Roland Nadler, SLS, ’15
One of the most important developments in the history of transcranial direct current stimulation (a non-pharmacological cognitive enhancement technology I have covered in previous posts) has been the advent of commercially available brain stimulation devices. The most widely used mass-market device is foc.us, which is advertised as a brain-boosting device for competitive video gaming. A forthcoming empirical study from one of my Stanford Law colleagues has found that the practice of do-it-yourself brain stimulation changed significantly when foc.us became available. No surprise — many curious would-be brain-zappers, suddenly spared the challenge of tinkering together a homemade tDCS device, were suddenly provided with the opportunity to purchase one ready-made. An influx of neophyte users to online DIY communities followed.
We might be poised for another such influx. Businessweek has reported that a startup with the so-Silicon-Valley-it-hurts moniker Thync has drummed up $13 million in venture capital funding (from the firm of notorious and legally beleaguered beach-blockading tycoon Vinod Khosla). Their goal? To bring a tDCS device to market for end-users within a year. Now, $13 million may sound like hardly a sneeze here in the Valley’s biotech sector, but as capital for medical technology goes, it is substantial. Given the well-established nature of the underlying technology, I do not think there is much reason to doubt that Thync will deliver on its promise to create and sell this product.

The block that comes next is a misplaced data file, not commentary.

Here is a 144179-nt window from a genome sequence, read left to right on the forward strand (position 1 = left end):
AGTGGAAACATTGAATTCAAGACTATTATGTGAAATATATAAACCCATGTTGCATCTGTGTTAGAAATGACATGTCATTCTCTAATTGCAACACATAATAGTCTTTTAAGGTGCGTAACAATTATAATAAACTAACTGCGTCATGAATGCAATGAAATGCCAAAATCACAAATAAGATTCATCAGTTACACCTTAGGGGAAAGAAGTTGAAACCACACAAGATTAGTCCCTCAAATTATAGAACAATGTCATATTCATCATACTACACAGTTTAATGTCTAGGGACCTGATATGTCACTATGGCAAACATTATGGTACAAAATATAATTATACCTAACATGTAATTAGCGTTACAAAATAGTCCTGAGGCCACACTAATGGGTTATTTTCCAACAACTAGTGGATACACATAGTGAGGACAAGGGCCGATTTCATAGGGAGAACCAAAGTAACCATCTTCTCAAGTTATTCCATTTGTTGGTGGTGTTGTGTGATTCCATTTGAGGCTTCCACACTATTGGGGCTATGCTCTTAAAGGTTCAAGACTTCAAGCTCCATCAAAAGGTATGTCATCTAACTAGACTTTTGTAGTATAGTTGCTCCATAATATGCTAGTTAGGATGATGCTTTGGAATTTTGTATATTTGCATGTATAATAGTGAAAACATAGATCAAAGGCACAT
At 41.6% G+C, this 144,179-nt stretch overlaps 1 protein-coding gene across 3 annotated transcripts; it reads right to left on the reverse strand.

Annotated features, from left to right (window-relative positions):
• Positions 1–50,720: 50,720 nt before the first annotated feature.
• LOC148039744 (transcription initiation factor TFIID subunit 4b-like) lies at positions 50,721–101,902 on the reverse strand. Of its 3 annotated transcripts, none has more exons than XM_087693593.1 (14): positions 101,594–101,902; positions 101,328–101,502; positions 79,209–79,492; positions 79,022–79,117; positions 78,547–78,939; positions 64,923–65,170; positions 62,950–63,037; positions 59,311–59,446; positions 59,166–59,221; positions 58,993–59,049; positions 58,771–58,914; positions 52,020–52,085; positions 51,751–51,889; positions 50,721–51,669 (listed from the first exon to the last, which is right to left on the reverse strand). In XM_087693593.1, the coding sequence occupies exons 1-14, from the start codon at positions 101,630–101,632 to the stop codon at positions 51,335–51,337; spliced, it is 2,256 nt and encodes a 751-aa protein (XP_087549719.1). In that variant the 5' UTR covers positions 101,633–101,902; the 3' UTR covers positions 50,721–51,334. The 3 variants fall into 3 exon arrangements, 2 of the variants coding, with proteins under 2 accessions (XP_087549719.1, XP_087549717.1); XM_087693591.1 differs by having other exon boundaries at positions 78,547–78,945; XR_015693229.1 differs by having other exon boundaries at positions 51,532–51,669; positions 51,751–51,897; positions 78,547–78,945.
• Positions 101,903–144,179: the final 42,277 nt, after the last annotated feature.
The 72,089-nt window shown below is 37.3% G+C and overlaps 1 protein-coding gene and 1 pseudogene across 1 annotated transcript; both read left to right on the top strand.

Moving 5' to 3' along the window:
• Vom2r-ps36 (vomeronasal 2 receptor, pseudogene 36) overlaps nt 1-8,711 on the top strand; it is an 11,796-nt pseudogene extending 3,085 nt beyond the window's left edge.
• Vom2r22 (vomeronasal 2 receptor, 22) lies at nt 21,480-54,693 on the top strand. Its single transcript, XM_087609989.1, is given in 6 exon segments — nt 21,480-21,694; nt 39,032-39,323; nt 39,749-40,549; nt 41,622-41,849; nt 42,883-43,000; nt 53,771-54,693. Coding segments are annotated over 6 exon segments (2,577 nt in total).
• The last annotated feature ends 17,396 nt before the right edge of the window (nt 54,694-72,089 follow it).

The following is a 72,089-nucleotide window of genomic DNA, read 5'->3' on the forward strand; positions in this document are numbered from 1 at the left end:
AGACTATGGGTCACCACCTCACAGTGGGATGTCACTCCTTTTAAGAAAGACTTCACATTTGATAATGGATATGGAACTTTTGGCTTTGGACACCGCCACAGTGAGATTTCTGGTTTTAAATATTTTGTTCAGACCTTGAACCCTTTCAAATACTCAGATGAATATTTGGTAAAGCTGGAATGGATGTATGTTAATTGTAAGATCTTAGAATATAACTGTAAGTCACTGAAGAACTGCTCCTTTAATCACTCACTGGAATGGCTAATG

The interesting question, from my perspective, is what will result from the arrival of a new player in the direct-to-consumer tDCS space.
The views, opinions and positions expressed by these authors and blogs are theirs and do not necessarily represent that of the Bioethics Research Library and Kennedy Institute of Ethics or Georgetown University.